Fortune asks Eligo CEO Alexander Goldstein about trusting your gut in business

Trusting your gut more often than not comes with the territory of running a business. Decisions often need to be made daily, sometimes even hourly, and it’s your job to be able to solve these problems both rationally and quickly. Most would argue that rationale stems from experience, while being quick on your feet depends on your business style and personality. Where the two seem to meet creates the infamous “gut feeling.” From business leaders to junior staff members, the gut feeling is universal. It speaks all languages and crosses all aspects of business and life.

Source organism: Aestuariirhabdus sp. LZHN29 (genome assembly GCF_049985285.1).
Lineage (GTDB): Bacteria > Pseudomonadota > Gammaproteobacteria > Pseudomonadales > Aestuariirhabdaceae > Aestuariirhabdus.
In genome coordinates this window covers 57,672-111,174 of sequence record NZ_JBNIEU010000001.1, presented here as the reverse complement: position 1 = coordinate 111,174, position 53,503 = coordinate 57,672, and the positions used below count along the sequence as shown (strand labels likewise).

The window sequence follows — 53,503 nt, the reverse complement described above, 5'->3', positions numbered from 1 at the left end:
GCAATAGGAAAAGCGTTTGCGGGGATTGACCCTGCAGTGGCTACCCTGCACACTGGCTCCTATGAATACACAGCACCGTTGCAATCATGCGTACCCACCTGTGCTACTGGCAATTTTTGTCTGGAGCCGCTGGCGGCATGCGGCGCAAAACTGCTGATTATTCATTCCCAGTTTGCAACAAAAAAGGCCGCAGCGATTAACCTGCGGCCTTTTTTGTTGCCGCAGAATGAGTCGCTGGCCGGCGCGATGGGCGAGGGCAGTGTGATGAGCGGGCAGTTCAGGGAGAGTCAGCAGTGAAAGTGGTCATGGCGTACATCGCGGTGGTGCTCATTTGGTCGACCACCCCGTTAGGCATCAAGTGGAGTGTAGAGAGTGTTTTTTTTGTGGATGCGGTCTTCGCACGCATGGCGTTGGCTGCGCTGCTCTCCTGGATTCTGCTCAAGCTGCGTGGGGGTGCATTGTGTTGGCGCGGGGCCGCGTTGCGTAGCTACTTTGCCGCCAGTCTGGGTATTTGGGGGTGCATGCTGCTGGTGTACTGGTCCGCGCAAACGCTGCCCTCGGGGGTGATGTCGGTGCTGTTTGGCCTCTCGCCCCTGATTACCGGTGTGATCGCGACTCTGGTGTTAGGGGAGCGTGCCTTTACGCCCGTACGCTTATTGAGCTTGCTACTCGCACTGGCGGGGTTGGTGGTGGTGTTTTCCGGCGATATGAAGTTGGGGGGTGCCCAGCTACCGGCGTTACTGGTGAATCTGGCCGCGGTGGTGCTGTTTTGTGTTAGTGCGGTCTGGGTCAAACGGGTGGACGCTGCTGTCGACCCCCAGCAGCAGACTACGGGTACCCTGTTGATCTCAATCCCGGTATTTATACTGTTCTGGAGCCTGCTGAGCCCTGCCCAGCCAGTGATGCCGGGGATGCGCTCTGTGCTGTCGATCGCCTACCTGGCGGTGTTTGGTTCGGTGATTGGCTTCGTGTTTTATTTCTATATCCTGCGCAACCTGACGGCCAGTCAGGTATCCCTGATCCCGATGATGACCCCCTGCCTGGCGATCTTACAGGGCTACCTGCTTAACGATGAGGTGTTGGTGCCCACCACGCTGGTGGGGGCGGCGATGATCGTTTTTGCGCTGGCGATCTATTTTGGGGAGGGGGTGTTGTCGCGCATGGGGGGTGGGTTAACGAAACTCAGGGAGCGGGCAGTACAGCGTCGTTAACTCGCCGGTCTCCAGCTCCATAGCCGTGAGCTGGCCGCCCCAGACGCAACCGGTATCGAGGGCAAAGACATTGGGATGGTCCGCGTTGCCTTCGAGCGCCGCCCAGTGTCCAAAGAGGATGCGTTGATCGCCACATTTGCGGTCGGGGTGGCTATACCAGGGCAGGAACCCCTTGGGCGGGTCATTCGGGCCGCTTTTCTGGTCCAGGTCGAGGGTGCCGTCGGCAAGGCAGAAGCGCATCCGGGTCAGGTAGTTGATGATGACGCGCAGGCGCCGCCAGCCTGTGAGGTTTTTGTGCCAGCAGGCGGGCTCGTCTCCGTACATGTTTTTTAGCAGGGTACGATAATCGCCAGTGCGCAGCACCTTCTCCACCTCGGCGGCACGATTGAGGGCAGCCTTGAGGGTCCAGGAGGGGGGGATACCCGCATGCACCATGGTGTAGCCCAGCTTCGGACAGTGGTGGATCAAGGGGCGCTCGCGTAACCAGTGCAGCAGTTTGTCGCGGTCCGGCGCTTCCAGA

But, as we have all probably experienced, gut feelings don’t always lead us to the right decision. So how do you know when to trust them? I’ve learned there are two ways to tackle this. The first has always been to approach tough business decisions with knowledge of the past. For example, I almost always try to recount a time in my life I’ve been in a parallel situation by asking myself, “Have I ever experienced anything similar to this?” If you can find similarities in past decisions you’ve made, it can help put your current circumstance into perspective. I have found that the more similar a situation is, the more familiar I am with it, meaning my gut feeling tends to be stronger. Normally, I go with my gut then—the feeling is there because my subconscious is trying to remind me that I’ve done this before.

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